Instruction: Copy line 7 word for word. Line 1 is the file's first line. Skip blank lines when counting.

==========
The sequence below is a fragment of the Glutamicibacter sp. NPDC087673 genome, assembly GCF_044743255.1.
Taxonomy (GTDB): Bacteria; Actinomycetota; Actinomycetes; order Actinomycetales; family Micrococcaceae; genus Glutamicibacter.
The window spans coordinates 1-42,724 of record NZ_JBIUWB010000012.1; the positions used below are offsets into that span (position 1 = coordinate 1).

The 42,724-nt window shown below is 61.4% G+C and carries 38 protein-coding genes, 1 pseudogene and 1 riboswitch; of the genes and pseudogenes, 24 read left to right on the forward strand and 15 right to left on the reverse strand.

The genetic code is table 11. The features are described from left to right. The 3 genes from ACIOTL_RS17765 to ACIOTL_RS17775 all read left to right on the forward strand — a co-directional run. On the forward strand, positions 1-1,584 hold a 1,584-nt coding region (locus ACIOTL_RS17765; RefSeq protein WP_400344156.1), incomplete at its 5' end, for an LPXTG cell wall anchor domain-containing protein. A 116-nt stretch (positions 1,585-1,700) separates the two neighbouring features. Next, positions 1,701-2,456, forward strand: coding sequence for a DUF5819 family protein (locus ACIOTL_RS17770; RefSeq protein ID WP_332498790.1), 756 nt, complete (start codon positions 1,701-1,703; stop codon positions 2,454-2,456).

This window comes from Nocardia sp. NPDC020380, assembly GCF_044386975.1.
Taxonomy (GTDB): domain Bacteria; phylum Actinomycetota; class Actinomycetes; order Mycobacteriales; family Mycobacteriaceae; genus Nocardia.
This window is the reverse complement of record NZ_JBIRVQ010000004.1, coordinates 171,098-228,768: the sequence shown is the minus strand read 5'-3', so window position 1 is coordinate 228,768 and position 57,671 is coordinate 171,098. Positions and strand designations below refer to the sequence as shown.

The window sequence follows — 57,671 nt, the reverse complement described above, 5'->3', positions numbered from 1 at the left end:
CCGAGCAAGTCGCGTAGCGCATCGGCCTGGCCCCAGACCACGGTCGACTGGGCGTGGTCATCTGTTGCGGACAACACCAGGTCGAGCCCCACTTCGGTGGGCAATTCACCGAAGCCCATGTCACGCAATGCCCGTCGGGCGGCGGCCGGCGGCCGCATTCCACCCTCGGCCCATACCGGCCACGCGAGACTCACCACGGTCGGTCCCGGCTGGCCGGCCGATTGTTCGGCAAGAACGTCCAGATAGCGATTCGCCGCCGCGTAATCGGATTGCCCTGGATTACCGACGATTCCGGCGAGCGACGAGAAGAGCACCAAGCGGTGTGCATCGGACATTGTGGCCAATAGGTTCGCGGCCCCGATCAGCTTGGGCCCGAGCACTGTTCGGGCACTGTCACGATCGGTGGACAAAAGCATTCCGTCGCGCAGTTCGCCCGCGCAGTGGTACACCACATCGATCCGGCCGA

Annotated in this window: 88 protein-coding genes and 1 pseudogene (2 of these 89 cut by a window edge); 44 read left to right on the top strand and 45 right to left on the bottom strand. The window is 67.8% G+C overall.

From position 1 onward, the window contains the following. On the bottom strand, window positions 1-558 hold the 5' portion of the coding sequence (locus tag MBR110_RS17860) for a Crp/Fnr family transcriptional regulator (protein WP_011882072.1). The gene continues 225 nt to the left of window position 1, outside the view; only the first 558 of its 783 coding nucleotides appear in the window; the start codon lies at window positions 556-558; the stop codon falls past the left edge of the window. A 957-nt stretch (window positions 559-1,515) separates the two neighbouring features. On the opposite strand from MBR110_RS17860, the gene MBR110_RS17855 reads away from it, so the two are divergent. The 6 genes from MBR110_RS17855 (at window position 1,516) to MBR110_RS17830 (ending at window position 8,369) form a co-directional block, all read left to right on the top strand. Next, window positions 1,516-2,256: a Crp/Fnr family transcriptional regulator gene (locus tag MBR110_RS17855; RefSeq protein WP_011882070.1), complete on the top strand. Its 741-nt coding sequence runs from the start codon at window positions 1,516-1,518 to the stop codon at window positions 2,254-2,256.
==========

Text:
Taxonomy (GTDB): domain Bacteria; phylum Actinomycetota; class Actinomycetes; order Mycobacteriales; family Mycobacteriaceae; genus Nocardia.